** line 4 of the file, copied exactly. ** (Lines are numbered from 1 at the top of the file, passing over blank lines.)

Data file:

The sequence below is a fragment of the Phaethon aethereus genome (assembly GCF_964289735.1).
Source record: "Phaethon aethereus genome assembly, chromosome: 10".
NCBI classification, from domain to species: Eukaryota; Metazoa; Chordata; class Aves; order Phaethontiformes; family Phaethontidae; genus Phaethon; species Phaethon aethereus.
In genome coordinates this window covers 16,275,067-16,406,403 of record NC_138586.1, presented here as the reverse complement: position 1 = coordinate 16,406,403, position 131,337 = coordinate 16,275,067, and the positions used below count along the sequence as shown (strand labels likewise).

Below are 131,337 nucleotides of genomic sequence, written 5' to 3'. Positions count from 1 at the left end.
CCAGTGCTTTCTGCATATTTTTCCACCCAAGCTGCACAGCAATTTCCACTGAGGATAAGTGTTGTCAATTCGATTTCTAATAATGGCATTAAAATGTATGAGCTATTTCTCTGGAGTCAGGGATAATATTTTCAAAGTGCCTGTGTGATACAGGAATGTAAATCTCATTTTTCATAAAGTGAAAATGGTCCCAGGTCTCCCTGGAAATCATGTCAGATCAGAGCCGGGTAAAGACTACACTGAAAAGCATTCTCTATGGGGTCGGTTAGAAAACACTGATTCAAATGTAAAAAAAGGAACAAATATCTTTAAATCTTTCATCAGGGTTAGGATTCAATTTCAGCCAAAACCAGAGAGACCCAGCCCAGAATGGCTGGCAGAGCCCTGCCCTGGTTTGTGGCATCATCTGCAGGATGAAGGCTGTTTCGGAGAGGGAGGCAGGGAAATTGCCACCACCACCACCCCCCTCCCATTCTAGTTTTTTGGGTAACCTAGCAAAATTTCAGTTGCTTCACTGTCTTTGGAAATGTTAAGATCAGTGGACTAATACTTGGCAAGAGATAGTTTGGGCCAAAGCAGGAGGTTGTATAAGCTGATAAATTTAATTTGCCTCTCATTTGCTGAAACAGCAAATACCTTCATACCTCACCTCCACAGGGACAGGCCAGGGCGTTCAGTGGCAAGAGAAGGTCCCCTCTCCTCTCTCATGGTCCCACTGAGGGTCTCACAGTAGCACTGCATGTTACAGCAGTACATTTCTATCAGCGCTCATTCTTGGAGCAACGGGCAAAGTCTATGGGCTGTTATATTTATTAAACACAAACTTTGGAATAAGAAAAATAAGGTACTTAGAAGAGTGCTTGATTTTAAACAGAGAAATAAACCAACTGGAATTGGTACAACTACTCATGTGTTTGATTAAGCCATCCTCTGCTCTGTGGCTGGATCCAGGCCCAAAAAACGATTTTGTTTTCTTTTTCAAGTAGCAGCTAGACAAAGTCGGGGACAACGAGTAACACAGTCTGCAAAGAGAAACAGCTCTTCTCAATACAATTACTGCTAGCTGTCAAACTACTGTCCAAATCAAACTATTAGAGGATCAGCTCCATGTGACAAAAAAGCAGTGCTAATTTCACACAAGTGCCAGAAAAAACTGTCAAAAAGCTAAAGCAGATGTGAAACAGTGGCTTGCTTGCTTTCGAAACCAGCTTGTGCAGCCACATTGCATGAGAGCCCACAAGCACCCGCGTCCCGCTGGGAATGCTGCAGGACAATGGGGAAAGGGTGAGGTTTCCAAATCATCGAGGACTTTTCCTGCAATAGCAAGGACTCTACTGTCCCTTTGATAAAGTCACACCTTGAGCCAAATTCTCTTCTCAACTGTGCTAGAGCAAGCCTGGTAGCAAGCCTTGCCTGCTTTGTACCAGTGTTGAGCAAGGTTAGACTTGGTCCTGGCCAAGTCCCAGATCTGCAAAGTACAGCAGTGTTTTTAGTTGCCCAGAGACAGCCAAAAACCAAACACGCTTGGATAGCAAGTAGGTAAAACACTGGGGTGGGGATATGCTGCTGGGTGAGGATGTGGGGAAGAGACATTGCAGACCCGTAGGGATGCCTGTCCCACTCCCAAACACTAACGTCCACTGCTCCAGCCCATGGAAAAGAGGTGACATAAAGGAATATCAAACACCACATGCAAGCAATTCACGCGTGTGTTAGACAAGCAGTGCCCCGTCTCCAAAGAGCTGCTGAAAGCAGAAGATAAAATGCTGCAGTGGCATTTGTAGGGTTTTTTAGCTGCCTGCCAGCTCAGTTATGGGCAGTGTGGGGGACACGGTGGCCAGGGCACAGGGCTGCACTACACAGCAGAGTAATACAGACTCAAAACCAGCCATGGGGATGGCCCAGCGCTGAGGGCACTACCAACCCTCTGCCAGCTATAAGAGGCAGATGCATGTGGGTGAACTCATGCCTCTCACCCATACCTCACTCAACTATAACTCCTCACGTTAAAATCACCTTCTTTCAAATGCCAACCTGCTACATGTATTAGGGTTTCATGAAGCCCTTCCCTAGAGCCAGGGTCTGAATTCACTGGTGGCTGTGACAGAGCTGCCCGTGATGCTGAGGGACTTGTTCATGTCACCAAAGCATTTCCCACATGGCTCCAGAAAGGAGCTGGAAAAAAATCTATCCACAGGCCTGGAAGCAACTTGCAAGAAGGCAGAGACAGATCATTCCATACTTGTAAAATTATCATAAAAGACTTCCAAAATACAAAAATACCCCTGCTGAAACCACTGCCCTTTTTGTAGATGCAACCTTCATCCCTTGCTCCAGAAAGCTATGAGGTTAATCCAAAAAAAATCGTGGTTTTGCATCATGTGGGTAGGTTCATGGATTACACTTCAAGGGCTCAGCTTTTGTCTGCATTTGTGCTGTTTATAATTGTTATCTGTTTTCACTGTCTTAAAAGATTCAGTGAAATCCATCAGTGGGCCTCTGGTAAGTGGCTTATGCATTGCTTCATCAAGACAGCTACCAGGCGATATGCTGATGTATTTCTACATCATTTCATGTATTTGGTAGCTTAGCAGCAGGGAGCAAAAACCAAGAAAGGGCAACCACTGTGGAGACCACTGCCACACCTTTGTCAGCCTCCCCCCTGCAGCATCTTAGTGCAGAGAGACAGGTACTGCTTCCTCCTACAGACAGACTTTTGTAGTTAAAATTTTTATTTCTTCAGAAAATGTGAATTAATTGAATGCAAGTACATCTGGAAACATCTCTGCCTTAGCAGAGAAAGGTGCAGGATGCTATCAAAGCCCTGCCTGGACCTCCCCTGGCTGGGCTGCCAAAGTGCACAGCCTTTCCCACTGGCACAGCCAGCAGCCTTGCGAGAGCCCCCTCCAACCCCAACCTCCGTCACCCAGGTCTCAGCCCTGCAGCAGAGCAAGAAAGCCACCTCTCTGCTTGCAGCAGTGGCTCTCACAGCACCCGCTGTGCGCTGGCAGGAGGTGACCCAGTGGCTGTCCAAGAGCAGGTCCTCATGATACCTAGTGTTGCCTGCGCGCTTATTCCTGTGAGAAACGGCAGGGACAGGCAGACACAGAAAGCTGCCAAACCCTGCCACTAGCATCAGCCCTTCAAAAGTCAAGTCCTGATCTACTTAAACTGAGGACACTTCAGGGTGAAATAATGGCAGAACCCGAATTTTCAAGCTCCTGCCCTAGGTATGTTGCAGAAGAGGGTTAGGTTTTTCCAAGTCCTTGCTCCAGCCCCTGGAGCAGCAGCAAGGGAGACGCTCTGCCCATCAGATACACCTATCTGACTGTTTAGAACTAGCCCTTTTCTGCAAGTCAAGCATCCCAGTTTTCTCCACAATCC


In genome coordinates this window covers 16,275,067-16,406,403 of record NC_138586.1, presented here as the reverse complement: position 1 = coordinate 16,406,403, position 131,337 = coordinate 16,275,067, and the positions used below count along the sequence as shown (strand labels likewise).